When Brent Hodge left Saanich in 2003 to study at university in New Zealand, it was all for business.
And it was without any film experience that Hodge returned to Canada and settled in Vancouver in 2007. But he did have a business degree. So when he found success directing, and then producing, it was only natural the Mount Douglas secondary grad start his own film production company.
“It just sort of happened,” said the 30-year-old Hodge. “I loved films, loved acting, and figured out I liked directing, and I knew I wanted to start a company.”
Hodge started his company Hodgee Films in 2010 and it’s since turned out several documentary hits such as this year’s I Am Chris Farley, a star-studded recount of the comedian’s life, and 2014’s much acclaimed A Brony Tale. Hodge directed both features, which also included producer Lauren Bercovitch, one of the many “passionate, like minded people” Hodge says are necessary to succeed.
“As long as you know your role is going to change, sometimes you’ll hold the boom mic, sometimes you’ll direct or be the executive producer, and you’re willing, then you’re going to win,” Hodge said. “That’s how movies are made these days.”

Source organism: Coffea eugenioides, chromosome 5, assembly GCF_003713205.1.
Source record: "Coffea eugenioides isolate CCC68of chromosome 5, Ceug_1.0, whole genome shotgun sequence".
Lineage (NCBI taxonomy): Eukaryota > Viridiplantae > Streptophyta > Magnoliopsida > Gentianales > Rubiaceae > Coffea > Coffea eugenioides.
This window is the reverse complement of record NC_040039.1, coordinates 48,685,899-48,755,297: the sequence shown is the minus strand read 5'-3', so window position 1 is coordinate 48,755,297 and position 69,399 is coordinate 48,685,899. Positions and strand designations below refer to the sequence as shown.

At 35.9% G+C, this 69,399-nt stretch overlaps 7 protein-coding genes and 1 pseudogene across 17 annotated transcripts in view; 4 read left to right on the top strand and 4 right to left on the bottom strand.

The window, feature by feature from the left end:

Bercovitch, Hodge says, has got ‘it.’
This fall the Telus-funded initiative Storyhive awarded Bercovitch $10,000 towards a short film on her dad, Big Lew. It’s the story of a baby born to Jewish refugees who escaped the war in the 1940s and makes it to Canada. Through perseverance, and timing, Lew becomes the first Canadian to sell a personal computer.
“Lauren knew this story, she was going to do anything it took, and I admire that,” Hodge said. “In those cases, you have to get out of the way and let her do the movie.”
Hodgee Films will release the film, categorized as a digital short (less than 10 minutes), in 2016.
For Bercovitch, the desire to tell her dad’s story grew beyond anything else with the start of a new family with the arrival of one-year-old daughter Georgia (granddaughter of former CBC Vancouver Island radio host Jo-Ann Roberts).
“The only stories I want to tell right now are about family,” said Bercovitch, who credits Hodge as a keen collaborator and supporter.
Having been at it for eight years now, Hodge has seen way too many documentary projects fall through the cracks.
“Some are six years in the making, and they never get finished. It takes a lot to close a doc and I admire Lauren for that.”
Hodge’s career sped forward with a job at CBC and the 2011 music doc Winning America with Vancouver band Said the Whale. It hit another level when A Brony Tale was selected to the Tribeca Film Festival in New York.
In recent years Hodge has surrounded himself with a great team of like-minded people including Morgan Spurlock of Super Size Me fame.